The agency said 11 countries -- ranging from Iceland to the much lower rated Baltic states -- were currently in a “danger zone” with high current-account deficits and domestic credit to gross domestic product (GDP) ratios causing serious macroeconomic imbalances. “Macroeconomic stress has been gradually building across Emerging Europe and is starting to reach critical levels,” said Moody’s vice president Kenneth Orchard, author of a report on the countries and their credit ratings. “The probability of these imbalances ending in hard landings has increased with the recent turmoil in global capital markets.”
Moody’s said its ratings have so far assumed a relatively orderly reduction in growth and imbalances, rather than any “hard landing”, which would encompass problems in the financial sector as well as a decline in the currency, the Budapest Business Journal added.
Moody’s said its ratings for these countries were generally more positive compared to the credit default swaps (CDS) markets, which are factoring in a material risk of debt default in some countries.
Moody’s said Iceland, Estonia, Bulgaria, Kazakhstan and the Czech Republic had demonstrated “excellent financial strength” and were likely to remain resilient even faced with a higher level of financial stress. Romania, Poland and Croatia were also in a relatively strong position, Moody’s said, although could face medium to large increases in public debt, potentially imposing slight downward ratings pressure.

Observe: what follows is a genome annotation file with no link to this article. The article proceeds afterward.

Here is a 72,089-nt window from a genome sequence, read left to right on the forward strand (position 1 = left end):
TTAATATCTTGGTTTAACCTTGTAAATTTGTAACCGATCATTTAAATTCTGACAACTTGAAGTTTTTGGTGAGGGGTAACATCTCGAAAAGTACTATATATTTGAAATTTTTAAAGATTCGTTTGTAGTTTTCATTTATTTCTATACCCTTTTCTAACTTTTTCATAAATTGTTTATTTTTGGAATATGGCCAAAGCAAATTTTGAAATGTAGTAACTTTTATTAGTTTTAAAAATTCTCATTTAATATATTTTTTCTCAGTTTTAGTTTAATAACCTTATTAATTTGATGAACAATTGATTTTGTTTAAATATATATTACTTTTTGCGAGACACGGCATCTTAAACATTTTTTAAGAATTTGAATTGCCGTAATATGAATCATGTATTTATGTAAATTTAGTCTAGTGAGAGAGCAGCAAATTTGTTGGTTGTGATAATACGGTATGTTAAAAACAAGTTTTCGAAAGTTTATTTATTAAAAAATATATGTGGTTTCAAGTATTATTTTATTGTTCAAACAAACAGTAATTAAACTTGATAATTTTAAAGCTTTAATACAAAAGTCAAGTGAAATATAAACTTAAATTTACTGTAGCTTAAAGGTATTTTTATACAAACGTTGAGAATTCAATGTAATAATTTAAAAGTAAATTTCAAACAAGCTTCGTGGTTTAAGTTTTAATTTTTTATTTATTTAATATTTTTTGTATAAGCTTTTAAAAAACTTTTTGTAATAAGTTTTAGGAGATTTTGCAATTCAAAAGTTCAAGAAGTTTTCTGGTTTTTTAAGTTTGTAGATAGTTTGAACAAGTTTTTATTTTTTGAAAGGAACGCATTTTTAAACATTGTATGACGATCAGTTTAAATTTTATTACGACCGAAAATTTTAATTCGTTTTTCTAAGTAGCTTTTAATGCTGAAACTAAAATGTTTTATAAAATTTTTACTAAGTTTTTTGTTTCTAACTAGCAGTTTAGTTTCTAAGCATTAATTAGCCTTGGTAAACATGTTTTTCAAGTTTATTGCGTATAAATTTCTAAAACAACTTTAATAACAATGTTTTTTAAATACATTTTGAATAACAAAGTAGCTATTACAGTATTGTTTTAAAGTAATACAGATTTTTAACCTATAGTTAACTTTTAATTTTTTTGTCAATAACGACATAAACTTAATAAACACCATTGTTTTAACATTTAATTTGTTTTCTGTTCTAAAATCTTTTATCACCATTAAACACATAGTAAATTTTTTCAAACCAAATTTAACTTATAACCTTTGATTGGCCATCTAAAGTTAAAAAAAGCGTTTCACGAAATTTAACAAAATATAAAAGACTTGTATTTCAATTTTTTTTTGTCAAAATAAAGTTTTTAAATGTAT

But it warned of hard landing risks in Hungary, Latvia and Lithuania, where a significant increase in public debt would sap governments’ financial strength and risk ratings downgrades. Moody’s said government finances remained generally strong across the countries surveyed, with public debt levels healthy. But debt ratios were on the rise due to a decline in physical revenues and this was leading to budget deficits.
Moody’s said some countries, in particular Romania and Hungary, might have trouble refinancing their debt due to their shallow local investor bases. However, outright default by these creditors was unlikely as governments could seek temporary finance from the International Monetary Fund, World Bank, the European Commission or neighboring central banks.